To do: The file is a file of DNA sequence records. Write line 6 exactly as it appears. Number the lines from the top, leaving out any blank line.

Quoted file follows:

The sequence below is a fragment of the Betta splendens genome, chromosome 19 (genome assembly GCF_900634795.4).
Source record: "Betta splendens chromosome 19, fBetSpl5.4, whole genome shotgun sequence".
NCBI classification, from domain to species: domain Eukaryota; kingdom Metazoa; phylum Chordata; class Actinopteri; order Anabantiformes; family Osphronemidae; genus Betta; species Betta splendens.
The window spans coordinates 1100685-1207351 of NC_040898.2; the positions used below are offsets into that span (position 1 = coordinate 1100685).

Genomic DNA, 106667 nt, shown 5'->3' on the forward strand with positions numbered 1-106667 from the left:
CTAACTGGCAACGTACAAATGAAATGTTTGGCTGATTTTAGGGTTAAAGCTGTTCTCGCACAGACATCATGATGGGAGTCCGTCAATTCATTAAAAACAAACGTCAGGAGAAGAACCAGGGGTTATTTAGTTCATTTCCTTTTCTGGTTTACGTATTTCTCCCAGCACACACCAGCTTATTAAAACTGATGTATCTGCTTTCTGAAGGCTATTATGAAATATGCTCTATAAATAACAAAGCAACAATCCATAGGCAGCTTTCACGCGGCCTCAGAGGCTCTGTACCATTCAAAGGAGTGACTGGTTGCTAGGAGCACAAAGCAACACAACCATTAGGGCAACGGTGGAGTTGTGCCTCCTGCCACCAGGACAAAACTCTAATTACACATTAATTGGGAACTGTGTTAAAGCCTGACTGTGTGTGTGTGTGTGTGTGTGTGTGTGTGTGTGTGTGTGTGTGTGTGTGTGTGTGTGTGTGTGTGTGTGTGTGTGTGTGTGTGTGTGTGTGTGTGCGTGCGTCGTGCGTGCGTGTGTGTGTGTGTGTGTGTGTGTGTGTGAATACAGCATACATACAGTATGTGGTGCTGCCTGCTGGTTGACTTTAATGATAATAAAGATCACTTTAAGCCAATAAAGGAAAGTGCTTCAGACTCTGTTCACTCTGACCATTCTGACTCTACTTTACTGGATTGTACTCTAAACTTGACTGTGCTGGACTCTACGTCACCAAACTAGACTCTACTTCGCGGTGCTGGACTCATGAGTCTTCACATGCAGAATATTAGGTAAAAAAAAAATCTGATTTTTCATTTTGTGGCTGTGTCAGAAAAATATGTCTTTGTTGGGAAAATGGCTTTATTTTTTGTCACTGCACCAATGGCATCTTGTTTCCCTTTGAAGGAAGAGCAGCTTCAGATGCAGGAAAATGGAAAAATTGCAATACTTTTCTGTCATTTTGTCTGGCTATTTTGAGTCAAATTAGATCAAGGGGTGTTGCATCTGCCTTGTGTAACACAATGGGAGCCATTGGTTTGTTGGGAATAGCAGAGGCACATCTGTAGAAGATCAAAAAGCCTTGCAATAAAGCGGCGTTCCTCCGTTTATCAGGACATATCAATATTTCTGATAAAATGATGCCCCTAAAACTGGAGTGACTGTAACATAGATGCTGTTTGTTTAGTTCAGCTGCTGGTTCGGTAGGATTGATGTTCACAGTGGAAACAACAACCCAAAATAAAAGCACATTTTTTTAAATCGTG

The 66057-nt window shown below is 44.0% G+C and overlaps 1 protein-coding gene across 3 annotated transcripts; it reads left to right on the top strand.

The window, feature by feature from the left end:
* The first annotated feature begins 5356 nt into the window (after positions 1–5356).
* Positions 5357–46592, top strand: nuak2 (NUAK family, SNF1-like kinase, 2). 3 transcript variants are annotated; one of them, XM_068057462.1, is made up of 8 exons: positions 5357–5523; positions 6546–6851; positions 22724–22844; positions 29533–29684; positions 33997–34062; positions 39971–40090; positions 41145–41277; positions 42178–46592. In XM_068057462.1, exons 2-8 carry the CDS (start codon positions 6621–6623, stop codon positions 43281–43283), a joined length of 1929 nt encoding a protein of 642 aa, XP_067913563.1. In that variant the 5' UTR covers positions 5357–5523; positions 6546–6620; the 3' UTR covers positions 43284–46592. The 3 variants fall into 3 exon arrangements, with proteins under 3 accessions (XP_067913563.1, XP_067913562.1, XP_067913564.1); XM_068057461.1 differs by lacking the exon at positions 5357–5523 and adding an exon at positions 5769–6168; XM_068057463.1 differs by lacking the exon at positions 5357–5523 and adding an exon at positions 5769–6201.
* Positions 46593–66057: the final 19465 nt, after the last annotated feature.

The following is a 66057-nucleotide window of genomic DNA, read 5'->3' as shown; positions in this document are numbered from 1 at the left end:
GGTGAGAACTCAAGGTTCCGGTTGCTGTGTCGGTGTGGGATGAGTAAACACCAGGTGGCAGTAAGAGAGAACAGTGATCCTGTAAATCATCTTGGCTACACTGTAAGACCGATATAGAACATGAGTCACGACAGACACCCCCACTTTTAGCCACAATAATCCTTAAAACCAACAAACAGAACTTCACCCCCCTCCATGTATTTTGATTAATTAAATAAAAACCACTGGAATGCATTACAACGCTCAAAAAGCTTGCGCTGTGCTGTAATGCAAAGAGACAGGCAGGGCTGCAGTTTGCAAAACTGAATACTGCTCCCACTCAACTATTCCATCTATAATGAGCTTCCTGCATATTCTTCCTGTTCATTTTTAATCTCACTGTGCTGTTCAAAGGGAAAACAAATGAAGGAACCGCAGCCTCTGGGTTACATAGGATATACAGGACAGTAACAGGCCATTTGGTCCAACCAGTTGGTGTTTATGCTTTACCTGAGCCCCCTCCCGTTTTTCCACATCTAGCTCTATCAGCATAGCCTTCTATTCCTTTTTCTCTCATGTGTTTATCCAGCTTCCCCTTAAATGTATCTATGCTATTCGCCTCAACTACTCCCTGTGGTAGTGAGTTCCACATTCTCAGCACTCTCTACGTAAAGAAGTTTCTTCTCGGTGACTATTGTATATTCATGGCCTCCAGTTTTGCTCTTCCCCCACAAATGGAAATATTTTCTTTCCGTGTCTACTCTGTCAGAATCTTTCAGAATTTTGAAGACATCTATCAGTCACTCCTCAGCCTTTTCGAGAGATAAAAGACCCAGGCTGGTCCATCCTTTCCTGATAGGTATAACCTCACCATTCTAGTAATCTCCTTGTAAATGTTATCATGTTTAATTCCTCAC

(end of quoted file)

CTAACTGGCAACGTACAAATGAAATGTTTGGCTGATTTTAGGGTTAAAGCTGTTCTCGCACAGACATCATGATGGGAGTCCGTCAATTCATTAAAAACAAACGTCAGGAGAAGAACCAGGGGTTATTTAGTTCATTTCCTTTTCTGGTTTACGTATTTCTCCCAGCACACACCAGCTTATTAAAACTGATGTATCTGCTTTCTGAAGGCTATTATGAAATATGCTCTATAAATAACAAAGCAACAATCCATAGGCAGCTTTCACGCGGCCTCAGAGGCTCTGTACCATTCAAAGGAGTGACTGGTTGCTAGGAGCACAAAGCAACACAACCATTAGGGCAACGGTGGAGTTGTGCCTCCTGCCACCAGGACAAAACTCTAATTACACATTAATTGGGAACTGTGTTAAAGCCTGACTGTGTGTGTGTGTGTGTGTGTGTGTGTGTGTGTGTGTGTGTGTGTGTGTGTGTGTGTGTGTGTGTGTGTGTGTGTGTGTGTGTGTGTGTGTGTGTGCGTGCGTCGTGCGTGCGTGTGTGTGTGTGTGTGTGTGTGTGTGTGAATACAGCATACATACAGTATGTGGTGCTGCCTGCTGGTTGACTTTAATGATAATAAAGATCACTTTAAGCCAATAAAGGAAAGTGCTTCAGACTCTGTTCACTCTGACCATTCTGACTCTACTTTACTGGATTGTACTCTAAACTTGACTGTGCTGGACTCTACGTCACCAAACTAGACTCTACTTCGCGGTGCTGGACTCATGAGTCTTCACATGCAGAATATTAGGTAAAAAAAAAATCTGATTTTTCATTTTGTGGCTGTGTCAGAAAAATATGTCTTTGTTGGGAAAATGGCTTTATTTTTTGTCACTGCACCAATGGCATCTTGTTTCCCTTTGAAGGAAGAGCAGCTTCAGATGCAGGAAAATGGAAAAATTGCAATACTTTTCTGTCATTTTGTCTGGCTATTTTGAGTCAAATTAGATCAAGGGGTGTTGCATCTGCCTTGTGTAACACAATGGGAGCCATTGGTTTGTTGGGAATAGCAGAGGCACATCTGTAGAAGATCAAAAAGCCTTGCAATAAAGCGGCGTTCCTCCGTTTATCAGGACATATCAATATTTCTGATAAAATGATGCCCCTAAAACTGGAGTGACTGTAACATAGATGCTGTTTGTTTAGTTCAGCTGCTGGTTCGGTAGGATTGATGTTCACAGTGGAAACAACAACCCAAAATAAAAGCACATTTTTTTAAATCGTG